Thomas Virolle

Pablo Méndez

Question 1

If we ignore tax considerations and assume that Sally Jameson is free to sell her options at any time after she joins Telstar she has several chooses. She can either choose to take the cash bonus, either take the options and sell it, or she can take the option and keep it until it is worth use.

Let’s compare the situations :

1- She takes the cash bonus and decide to invest it in a 5-year bond which rate is 6,02%. So at the end she will win 5310$ (=5000*1,0602).

2- She takes the options in order to sell it.

Let’s assume that it is easy to find someone who want to buy the option at the value of the call option.

Seeing the exhibit 3, the standard deviation of the Telstar common stock is 30%. S= 18,75

K= 35

r= 6,02%

t= 5

σ= 30%

So C= 2,9245

Assuming that she can easily and quickly find someone to buy her options, she can sell it at 3000*2,9245= 8773,5$

Then she could even invest these 8773,5$ in a 5years bond and win 8773,5*1,0602=9301,7$

3- She keeps the options until it is worth use it and sell her shares.

If she wants to earn more than she could have won by taking the cash bonus we have to find the value of the stock that would make her win more than 5301$

(X-35)*3000=5301 => X= 36,767

So when the value of the stocks is greater than 36,767, it will be worth using the option and sell the shares after. Sally Jameson will win more than 5301.

If she want to earn more than she could have won by selling the options, she will have to wait for the value of the stock to be :

(X-35)*3000=8773,5$ => X= 37,9245

If the value of the stock is greater than 37,9245 she will win more than if she sold the options.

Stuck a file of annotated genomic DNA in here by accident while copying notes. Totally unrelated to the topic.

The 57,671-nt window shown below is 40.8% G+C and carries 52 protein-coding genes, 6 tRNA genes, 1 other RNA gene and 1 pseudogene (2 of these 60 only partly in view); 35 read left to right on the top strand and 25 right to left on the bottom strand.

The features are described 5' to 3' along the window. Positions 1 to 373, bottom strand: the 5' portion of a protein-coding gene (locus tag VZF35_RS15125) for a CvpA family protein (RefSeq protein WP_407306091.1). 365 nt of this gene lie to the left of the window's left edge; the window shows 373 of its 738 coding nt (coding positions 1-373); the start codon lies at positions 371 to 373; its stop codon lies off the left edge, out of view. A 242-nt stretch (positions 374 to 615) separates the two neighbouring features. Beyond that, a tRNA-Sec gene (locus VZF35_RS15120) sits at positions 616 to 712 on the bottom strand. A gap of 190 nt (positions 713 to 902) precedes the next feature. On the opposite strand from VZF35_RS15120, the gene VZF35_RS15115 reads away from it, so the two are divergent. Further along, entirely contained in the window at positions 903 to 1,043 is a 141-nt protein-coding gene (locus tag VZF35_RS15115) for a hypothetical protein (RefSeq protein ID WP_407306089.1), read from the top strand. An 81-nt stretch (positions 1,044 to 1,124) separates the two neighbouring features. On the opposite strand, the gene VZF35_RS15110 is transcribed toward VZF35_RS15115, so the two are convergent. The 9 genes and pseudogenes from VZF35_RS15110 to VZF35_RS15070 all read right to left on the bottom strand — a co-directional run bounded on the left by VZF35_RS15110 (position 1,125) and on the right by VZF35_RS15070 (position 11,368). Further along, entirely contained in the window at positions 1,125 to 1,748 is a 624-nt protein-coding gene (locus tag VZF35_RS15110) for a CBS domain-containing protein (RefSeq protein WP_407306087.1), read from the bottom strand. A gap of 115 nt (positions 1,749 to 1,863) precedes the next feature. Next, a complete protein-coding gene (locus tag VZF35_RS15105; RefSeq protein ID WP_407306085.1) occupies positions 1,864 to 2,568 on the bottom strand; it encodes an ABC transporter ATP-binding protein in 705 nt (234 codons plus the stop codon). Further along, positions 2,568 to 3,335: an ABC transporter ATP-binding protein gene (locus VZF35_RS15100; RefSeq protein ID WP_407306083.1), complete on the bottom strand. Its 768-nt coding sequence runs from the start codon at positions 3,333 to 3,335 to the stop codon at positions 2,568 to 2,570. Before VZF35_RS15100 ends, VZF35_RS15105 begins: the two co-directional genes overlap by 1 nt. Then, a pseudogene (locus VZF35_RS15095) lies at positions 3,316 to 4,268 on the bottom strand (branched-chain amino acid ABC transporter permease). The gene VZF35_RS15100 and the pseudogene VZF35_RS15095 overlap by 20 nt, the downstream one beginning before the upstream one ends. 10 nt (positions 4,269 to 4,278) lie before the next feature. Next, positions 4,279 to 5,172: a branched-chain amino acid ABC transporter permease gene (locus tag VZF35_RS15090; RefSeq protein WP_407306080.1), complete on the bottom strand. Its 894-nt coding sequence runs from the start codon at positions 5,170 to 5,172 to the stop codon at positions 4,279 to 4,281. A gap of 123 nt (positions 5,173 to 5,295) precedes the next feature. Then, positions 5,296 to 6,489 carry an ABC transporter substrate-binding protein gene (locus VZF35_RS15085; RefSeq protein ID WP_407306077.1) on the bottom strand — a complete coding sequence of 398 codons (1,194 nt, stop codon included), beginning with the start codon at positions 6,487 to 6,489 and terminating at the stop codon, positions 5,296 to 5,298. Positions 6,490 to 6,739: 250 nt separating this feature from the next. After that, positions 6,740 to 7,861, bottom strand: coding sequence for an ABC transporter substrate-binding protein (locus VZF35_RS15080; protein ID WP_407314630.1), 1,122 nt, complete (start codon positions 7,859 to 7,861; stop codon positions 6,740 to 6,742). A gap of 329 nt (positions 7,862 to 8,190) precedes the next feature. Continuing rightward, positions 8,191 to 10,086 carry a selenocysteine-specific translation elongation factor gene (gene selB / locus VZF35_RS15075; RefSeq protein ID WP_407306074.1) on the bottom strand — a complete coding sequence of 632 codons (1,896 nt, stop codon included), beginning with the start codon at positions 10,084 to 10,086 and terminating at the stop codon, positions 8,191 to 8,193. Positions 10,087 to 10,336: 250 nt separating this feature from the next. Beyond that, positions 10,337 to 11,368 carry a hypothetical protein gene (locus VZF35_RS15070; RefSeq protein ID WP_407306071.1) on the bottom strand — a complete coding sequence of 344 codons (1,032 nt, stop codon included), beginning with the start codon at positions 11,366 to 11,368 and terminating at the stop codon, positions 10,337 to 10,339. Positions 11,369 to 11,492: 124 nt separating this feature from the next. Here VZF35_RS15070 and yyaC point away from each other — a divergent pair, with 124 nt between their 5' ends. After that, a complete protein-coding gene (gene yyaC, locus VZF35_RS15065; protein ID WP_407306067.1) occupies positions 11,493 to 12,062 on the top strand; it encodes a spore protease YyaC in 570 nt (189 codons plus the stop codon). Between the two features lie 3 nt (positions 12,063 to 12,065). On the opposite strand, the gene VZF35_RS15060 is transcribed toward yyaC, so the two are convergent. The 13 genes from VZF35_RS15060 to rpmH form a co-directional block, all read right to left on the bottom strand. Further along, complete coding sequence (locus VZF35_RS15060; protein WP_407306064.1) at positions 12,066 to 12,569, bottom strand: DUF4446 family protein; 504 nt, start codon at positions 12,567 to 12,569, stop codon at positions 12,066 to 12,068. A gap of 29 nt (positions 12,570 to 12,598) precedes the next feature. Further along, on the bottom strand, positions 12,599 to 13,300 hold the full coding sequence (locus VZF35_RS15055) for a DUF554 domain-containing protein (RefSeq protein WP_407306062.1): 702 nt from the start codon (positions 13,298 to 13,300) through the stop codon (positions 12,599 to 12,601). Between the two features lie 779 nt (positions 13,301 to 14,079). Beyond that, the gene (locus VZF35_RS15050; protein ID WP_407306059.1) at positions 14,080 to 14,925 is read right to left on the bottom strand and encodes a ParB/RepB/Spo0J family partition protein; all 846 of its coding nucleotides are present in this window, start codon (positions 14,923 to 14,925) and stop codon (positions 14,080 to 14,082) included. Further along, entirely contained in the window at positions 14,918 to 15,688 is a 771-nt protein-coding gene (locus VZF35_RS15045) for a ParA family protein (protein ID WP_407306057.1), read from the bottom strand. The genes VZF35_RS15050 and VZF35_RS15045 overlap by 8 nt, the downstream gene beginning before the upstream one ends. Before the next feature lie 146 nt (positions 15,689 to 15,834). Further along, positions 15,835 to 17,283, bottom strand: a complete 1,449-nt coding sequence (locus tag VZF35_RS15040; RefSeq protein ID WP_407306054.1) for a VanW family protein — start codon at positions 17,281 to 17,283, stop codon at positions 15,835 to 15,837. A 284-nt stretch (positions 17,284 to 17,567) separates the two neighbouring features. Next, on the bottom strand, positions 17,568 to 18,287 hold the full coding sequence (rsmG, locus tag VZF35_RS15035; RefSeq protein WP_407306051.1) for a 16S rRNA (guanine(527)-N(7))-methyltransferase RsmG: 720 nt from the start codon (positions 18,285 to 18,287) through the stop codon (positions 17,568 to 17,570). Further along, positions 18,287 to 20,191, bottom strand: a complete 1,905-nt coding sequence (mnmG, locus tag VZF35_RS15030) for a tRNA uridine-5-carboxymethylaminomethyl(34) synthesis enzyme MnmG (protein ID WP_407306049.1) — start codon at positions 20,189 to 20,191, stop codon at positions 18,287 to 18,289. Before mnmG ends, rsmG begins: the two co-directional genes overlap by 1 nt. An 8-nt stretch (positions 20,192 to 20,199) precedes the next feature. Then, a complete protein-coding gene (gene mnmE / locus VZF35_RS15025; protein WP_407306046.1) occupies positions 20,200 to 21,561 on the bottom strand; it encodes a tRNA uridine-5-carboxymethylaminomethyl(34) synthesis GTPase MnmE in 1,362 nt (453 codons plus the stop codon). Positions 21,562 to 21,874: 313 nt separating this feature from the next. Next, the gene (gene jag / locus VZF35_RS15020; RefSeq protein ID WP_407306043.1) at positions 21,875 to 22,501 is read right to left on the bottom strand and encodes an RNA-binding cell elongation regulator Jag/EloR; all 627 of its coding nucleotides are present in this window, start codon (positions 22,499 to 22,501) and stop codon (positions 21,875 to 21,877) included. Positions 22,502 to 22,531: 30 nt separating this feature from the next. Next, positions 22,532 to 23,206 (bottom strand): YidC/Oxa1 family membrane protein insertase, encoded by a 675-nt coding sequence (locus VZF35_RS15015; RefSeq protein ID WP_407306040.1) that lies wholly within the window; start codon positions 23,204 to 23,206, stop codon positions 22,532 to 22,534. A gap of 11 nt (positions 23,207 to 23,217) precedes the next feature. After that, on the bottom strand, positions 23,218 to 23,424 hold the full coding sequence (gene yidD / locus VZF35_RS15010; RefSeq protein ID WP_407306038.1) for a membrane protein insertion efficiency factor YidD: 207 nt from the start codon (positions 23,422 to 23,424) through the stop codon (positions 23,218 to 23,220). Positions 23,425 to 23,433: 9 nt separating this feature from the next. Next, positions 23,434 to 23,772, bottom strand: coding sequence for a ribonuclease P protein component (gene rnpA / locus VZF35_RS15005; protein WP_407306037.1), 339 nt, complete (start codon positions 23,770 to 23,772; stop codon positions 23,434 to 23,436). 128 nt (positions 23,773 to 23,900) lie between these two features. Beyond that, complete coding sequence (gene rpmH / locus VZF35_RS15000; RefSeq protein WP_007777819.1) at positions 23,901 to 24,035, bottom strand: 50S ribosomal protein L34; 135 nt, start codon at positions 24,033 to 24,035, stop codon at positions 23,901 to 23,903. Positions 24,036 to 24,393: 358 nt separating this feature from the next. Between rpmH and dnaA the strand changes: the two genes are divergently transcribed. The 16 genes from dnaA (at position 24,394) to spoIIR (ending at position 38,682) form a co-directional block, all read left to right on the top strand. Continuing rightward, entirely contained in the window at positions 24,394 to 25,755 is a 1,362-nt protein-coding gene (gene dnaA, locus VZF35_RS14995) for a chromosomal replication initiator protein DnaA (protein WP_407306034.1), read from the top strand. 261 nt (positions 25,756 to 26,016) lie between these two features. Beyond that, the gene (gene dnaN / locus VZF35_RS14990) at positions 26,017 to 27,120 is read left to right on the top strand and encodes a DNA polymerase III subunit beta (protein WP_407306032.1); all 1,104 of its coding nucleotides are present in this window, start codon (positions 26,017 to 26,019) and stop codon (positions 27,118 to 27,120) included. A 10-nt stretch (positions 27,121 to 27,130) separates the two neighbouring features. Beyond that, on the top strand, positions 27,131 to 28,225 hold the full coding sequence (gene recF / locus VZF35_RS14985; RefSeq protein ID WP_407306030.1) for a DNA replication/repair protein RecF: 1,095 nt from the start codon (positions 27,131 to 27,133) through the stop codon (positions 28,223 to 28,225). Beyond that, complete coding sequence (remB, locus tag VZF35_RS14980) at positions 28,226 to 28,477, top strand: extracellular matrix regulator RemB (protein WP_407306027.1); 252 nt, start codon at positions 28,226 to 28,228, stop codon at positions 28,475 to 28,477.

Assumptions :

In 10years the Telstar Common Stock only reach 35$, so the chance the value of the stock goes up until 35$ is really low. And even more if we want to stock to be more than 36,767 for example.

(Bob Marks agree with that)

Conclusion :

The stock probably won’t go over 35$ so it is not worth keeping the option. And since taking the options, sell it and then invest it (making her win 9301,7$) is better than taking the cash bonus and invest it in a 5-year bond, the option package worth more.

Question 2

In this case, Sally Jameson can’t sell the options and has to pay taxes. So the selling option solution which was the better one in the first question is no longer available.

Now she has the choice between taking the cash bonus or using the options at the time of her fifth anniversary with the firm.

Let’s assume that Ordinary taxe rate is 28% and the capital gains taxe rate is 28%.

1- If she takes the cash bonus and she will get 5000*(1-0,28)=3600$. If she invests in a 5year bond she will get 3600+(3600*0,602*0,72)= 3756,04$

2- If she takes the options, and decide to use it and sell her shares :

She should wait the value of the stock to be higher than X if she wants to win more than with the cash bonus.

(X-35)*3000*0,72=3756,04 => X= 36,74$

Like in the first question, it is very unlikely that the value of the stock reach 36,74$ So this time, Sally should take the cash bonus.

Question 3

When a company gives stock option to its employees,it is the writer of the option and the employee is the holder of the option. So when the employee use the option, he pays the strike price to the company. Then the company wins cash and create new shares.

Given that the company sells to the owner of the option cheaper shares that the value of the underlying asset, we could say that the company loose money, or rather win less money (it could have won more money by selling the shares at the price market). In that way we could say that stock options have a cost. This cost wouldn’t be « paid » by the company but by the shareholders. Incentives :

* The holder of the stock option can avoid tax payments because tax on individual income is...